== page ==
Interacting and Learning through Cross-Functional Product Development Teams: Driving New Product Creativity, Design Value, and Product Advantage: An Abstract

Subin Im, Charles H. Noble, Daisuke Ishida, Naoto Onzo

Research output: Chapter in Book/Report/Conference proceedingChapter


Success in new product development (NPD) is elusive. Going to the market with radically differentiated, superior quality products that capture the desires of many consumers is the goal of most companies, yet it is achieved by few. Despite the plethora of research that has considered the “radicalness” and product quality that result from cross-functional NPD interactions, and a lesser set that has considered the role of creativity in driving these outcomes, there has been a lack of research on how cross-functional NPD efforts drive both creativity and the emerging concept of design value to lead to desired product outcomes. This research explores these phenomena and tests our model using 401 responses collected from three countries: the United States, South Korea, and Japan. In considering the organizational dynamics of NPD, this study considers two factors, cross-functional integration (CFI, defined as the extent to which different functional groups can work effectively together, Song and Parry 1997) and superordinate identity (SI, defined as the extent to which organization members can identify with the team to which they belong, are committed to its overarching goals, and feel a stake in its success and failure, Mackie and Goethals 1987) as essential antecedents to drive desirable NPD outcomes. We expect these factors will influence two mediating factors—new product creativity and design value—which lead to traditional product outcomes. New product (NP) creativity is defined as, “the degree to which new products are perceived to represent unique differences from competitors’ products in ways that are meaningful to target customers” (Im and Workman 2004). Following Im and Workman (2004), we consider this construct as a combination of dimensions of NP novelty and NP meaningfulness. In addition to creativity, we also consider the design value generated by the cross-functional effort of the NPD team. As the value of design has not been studied effectively thus far, we adopt a distinction between functional and emotional design value (Kumar et al. 2014) in this study. We examine how the design value and new product creativity, driven by CFI and SI, eventually influence important product outcomes of product radicalness and product quality superiority. The results from maximum likelihood (ML) estimation in a structural equation model in AMOS suggest that CFI and SI must be managed as positive team factors to enhance different dimensions of NP creativity and design value in general which, in turn, differentially influence product competitive advantage. Our findings further suggest that product managers should look carefully at dual routes to gaining product competitive advantage—product radicalness and product quality superiority. Theoretically, we expand thinking in achieving new product success through product competitive advantage to incorporate a combined view of both creativity and design excellence as intertwined and necessary concepts, setting the stage for future work in the area.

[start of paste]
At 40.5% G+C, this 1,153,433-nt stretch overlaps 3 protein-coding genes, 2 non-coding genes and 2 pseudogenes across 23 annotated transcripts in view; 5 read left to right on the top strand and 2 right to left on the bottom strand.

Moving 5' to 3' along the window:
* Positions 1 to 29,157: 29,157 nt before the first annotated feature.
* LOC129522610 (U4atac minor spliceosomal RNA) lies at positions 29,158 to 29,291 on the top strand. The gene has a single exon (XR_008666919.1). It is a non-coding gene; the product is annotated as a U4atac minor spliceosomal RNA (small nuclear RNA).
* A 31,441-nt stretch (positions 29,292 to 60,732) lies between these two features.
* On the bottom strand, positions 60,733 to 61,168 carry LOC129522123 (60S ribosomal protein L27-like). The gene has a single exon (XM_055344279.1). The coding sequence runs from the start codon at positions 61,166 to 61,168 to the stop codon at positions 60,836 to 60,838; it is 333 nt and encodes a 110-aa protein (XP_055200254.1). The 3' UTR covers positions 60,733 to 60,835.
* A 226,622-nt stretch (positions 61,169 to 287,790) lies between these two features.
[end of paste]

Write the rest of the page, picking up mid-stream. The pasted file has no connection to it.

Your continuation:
Original languageEnglish
Title of host publicationDevelopments in Marketing Science
Subtitle of host publicationProceedings of the Academy of Marketing Science
PublisherSpringer Nature
Number of pages2
Publication statusPublished - 2020

Publication series

NameDevelopments in Marketing Science: Proceedings of the Academy of Marketing Science
ISSN (Print)2363-6165
ISSN (Electronic)2363-6173

Bibliographical note

Publisher Copyright:
© 2020, The Academy of Marketing Science.

All Science Journal Classification (ASJC) codes

  • Marketing
  • Strategy and Management


Dive into the research topics of 'Interacting and Learning through Cross-Functional Product Development Teams: Driving New Product Creativity, Design Value, and Product Advantage: An Abstract'. Together they form a unique fingerprint.

Cite this